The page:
When I arrived for my pre-orientation trip in Washington, DC, I walked past something I’d seen many times before: tons of people experiencing homelessness, lined up on the sidewalks, pleading with anyone who passed for just a dollar or two. That first day, I reacted like we’ve all been implicitly taught to since we were children. I walked right past, not allowing myself to glance towards them or mumble a hello, desperate to get away from the guilt of seeing those with so little while I knew I have so much.
Throughout my five days in DC, me and the other freshmen and upperclassmen leaders who were along for the ride got to get involved with homelessness and hunger in a variety of different ways, but the hands-on work was not the most powerful part of my experience. Packaging food and cleaning up child care centers is rewarding, but it’s just physical labor; the effects and the memories fade with time. What does not fade, is knowledge. And I got a piece of that that I will never forget.
Our first day in DC, we visited the National Coalition for the Homeless, whose ultimate goals are to end homelessness, and to put a human face on the widespread tragedy that is the experience of homelessness. There, we spoke to two individuals whose lives had spiraled downward due to no fault of their own, and the experience of homelessness was their ultimate destination.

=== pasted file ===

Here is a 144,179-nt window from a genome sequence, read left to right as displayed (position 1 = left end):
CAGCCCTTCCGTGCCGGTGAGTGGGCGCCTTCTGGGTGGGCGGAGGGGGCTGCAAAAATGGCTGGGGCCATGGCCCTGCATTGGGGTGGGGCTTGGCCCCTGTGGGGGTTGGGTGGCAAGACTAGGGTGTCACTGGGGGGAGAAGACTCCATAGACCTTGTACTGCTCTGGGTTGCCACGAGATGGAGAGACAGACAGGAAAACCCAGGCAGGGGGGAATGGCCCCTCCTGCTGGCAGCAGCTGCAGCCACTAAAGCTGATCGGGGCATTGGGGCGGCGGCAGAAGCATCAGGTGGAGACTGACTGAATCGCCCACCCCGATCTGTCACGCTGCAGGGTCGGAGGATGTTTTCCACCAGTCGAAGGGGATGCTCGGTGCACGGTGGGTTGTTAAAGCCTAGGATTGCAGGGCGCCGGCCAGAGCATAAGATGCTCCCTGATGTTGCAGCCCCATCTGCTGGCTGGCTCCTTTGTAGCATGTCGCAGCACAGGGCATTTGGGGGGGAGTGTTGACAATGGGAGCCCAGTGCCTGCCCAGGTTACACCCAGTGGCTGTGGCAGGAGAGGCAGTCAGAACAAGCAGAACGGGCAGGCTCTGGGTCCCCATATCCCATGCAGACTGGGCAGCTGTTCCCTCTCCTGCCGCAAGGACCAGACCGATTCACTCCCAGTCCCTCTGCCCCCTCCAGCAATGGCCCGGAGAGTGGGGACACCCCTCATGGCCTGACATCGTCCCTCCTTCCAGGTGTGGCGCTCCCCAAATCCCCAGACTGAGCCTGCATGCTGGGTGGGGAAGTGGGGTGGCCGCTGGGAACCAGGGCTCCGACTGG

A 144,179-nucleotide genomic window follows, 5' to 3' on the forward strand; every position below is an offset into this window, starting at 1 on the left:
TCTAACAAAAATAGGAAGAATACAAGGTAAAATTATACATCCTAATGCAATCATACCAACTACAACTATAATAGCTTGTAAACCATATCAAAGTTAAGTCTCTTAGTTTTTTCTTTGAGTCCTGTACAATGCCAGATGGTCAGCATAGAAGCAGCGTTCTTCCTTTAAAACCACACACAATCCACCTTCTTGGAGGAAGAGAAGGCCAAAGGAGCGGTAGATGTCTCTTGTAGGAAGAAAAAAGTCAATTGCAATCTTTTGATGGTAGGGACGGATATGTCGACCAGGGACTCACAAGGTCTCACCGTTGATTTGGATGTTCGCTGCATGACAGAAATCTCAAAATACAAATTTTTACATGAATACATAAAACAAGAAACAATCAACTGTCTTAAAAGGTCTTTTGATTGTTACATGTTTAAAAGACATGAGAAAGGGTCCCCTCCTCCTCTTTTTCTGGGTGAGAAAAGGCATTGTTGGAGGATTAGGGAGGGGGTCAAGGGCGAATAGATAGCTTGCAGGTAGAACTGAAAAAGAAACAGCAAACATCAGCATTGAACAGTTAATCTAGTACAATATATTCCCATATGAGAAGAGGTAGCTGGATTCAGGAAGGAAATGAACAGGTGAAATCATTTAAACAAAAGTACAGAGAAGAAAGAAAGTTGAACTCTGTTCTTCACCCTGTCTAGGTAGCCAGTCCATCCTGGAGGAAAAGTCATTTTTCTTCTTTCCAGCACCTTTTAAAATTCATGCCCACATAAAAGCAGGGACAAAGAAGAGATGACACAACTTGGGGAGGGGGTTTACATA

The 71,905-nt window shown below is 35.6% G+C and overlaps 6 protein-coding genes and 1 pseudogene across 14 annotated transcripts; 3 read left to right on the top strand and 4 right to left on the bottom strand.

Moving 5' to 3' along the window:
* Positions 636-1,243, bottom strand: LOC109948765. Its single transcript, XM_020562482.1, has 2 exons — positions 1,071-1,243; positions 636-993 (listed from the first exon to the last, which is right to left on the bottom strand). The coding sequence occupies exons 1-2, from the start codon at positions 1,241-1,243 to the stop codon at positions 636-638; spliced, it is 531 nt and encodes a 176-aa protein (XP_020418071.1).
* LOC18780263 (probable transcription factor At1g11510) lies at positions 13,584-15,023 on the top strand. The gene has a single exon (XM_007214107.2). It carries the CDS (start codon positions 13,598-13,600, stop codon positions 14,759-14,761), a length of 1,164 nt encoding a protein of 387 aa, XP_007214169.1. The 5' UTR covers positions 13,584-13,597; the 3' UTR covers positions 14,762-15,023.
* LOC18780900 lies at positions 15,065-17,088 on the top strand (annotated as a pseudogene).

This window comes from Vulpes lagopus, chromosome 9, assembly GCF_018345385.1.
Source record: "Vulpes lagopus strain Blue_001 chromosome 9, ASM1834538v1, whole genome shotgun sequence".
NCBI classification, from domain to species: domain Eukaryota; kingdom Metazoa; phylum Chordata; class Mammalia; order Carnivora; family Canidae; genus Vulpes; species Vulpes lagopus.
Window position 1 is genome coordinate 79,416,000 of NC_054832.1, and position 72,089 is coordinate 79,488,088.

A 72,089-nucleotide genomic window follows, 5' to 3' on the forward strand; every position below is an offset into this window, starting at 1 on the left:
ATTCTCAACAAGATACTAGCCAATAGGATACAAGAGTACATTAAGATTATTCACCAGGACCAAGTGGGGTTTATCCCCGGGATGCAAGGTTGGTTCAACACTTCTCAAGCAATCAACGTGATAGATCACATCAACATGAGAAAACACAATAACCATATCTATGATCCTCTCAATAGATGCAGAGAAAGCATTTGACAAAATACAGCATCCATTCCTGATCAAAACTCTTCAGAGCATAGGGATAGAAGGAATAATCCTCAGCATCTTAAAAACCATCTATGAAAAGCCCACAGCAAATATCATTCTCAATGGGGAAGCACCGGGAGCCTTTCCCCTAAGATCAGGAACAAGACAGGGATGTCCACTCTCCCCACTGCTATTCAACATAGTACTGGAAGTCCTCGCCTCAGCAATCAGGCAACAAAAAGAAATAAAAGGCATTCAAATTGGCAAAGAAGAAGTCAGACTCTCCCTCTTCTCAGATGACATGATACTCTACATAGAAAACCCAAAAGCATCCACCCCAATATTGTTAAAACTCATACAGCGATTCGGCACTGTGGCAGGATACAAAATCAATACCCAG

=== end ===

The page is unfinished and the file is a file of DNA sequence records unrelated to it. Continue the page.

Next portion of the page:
Their stories were heartbreaking in a million ways, but they were also eye-opening. Their number one lesson to us throughout their stories was plain and simple. The people on the street aren’t “homeless people”, they’re people experiencing homelessness, and they’re human.
It is so dehumanizing when we walk past those too many consider below average society on the street, and we don’t even spare them a hello. We justify our actions by saying we didn’t have any money to give, or we’re afraid of them using their money on drugs, but the truth is, we don’t want to acknowledge the problem. We don’t want to acknowledge that there are people who have nothing while we have everything; we don’t want to admit that we have the means to help them, but that kind of personal sacrifice isn’t something we’re interested in.
People experiencing homelessness have arrived there via many different circumstances, and a lot of times, those circumstances were out of their control. But regardless of how they arrived there, they are just as much human being, just as much flesh and bone, as the rest of us. They deserve better than for people to sprint past them, purses and wallets pressed tight to their bodies, like they were avoiding some sort of animal.
It doesn’t matter if you have money to spare. Stop, and say hello. Ask them about their day. It doesn’t have to be a long conversation, but acknowledge their existence. Give them some human contact, even if just for a few moments. Let them be a person.